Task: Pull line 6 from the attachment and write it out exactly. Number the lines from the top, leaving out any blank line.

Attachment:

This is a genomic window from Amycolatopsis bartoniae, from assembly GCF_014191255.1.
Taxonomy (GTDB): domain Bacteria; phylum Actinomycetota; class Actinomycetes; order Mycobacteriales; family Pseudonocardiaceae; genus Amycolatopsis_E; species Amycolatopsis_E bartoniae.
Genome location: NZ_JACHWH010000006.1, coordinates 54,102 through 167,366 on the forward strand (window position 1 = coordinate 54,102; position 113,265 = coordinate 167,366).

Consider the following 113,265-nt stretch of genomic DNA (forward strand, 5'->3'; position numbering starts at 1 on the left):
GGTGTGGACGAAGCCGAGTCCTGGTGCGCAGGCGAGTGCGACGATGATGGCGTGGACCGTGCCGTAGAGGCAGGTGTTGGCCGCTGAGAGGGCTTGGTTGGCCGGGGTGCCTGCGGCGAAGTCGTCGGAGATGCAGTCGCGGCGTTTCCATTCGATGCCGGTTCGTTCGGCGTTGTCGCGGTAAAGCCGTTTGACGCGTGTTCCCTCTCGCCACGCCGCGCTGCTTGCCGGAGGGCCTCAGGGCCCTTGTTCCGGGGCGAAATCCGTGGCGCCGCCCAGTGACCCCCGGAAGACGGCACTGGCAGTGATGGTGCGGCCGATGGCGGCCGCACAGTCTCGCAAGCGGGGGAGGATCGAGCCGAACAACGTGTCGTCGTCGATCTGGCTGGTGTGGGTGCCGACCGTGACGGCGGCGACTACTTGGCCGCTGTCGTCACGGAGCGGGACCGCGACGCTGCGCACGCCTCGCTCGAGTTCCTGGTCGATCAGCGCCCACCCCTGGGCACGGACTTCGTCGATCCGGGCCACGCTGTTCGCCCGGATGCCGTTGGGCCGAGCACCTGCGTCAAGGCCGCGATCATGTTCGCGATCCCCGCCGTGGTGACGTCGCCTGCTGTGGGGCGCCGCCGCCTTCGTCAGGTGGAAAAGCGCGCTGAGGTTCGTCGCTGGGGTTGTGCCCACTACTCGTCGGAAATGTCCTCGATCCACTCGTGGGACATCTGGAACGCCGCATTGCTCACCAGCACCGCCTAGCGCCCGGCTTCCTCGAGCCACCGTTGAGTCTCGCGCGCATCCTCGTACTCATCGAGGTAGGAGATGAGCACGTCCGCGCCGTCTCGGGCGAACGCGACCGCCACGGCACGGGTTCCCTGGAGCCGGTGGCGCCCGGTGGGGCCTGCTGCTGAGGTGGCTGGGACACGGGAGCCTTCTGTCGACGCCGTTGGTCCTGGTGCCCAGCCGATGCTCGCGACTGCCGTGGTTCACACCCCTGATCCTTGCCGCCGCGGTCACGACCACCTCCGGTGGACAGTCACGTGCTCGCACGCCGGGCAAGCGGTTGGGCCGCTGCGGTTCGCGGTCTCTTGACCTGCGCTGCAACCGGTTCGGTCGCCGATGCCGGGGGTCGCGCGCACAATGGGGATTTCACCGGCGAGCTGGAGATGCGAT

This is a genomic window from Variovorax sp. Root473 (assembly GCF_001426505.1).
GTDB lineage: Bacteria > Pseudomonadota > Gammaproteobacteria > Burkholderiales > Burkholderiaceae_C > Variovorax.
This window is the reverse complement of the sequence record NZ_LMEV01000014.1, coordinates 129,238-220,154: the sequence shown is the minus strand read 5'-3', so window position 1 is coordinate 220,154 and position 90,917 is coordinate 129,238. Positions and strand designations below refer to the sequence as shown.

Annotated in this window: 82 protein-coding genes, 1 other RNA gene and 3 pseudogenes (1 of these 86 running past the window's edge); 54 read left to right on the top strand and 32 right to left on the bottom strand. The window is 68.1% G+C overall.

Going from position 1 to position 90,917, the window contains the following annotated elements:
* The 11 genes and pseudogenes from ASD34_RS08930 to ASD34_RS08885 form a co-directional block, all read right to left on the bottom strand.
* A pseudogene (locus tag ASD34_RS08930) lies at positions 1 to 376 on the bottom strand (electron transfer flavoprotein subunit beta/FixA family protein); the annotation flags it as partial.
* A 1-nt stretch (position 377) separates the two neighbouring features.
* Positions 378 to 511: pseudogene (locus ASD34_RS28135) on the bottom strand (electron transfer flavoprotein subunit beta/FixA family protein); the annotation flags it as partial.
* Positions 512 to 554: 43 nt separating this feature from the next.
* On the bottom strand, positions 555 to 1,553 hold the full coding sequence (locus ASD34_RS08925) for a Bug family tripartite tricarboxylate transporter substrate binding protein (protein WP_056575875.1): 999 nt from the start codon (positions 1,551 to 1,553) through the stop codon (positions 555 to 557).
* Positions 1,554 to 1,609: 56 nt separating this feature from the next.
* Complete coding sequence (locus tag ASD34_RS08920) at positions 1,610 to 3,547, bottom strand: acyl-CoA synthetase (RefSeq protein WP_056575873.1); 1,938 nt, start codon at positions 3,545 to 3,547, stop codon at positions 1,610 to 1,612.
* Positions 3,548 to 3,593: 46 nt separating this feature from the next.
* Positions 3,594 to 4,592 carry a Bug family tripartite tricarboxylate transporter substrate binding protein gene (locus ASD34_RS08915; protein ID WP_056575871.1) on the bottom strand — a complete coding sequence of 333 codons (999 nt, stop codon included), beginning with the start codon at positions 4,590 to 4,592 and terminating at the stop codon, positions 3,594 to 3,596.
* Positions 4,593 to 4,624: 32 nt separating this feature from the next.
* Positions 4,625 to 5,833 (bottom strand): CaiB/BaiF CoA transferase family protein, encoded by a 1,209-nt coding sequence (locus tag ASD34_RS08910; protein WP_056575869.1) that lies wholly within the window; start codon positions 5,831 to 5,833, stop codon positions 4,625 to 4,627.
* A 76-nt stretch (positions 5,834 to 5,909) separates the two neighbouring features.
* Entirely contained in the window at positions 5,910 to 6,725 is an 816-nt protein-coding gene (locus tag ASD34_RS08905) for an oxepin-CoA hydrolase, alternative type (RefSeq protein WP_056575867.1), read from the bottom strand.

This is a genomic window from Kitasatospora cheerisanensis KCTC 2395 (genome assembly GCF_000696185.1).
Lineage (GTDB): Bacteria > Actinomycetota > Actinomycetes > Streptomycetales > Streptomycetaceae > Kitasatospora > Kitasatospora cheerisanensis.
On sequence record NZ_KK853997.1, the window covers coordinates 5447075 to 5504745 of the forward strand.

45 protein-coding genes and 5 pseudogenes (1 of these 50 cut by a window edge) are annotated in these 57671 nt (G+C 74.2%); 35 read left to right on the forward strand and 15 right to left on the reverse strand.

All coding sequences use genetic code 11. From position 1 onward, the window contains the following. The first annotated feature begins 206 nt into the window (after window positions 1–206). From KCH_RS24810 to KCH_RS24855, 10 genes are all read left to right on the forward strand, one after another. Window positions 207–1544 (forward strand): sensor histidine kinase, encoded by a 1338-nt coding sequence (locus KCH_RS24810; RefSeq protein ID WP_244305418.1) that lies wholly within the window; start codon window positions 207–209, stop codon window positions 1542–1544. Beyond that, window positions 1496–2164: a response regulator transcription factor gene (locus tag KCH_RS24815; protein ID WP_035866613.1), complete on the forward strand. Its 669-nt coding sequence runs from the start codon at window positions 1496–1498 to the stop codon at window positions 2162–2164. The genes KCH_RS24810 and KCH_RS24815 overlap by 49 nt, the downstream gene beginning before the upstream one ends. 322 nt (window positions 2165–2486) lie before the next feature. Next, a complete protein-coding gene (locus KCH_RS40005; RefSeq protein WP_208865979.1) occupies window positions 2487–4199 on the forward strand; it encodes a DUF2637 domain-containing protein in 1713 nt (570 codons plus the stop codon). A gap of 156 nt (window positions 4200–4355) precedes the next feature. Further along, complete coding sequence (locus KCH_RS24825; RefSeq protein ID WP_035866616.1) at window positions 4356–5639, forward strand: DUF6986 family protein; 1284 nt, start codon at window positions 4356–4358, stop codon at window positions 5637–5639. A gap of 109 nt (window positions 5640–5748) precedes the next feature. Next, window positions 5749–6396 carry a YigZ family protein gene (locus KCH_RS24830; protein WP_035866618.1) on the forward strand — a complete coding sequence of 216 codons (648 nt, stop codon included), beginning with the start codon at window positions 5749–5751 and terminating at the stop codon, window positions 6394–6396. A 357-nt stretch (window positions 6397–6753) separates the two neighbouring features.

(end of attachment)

This is a genomic window from Variovorax sp. Root473 (assembly GCF_001426505.1).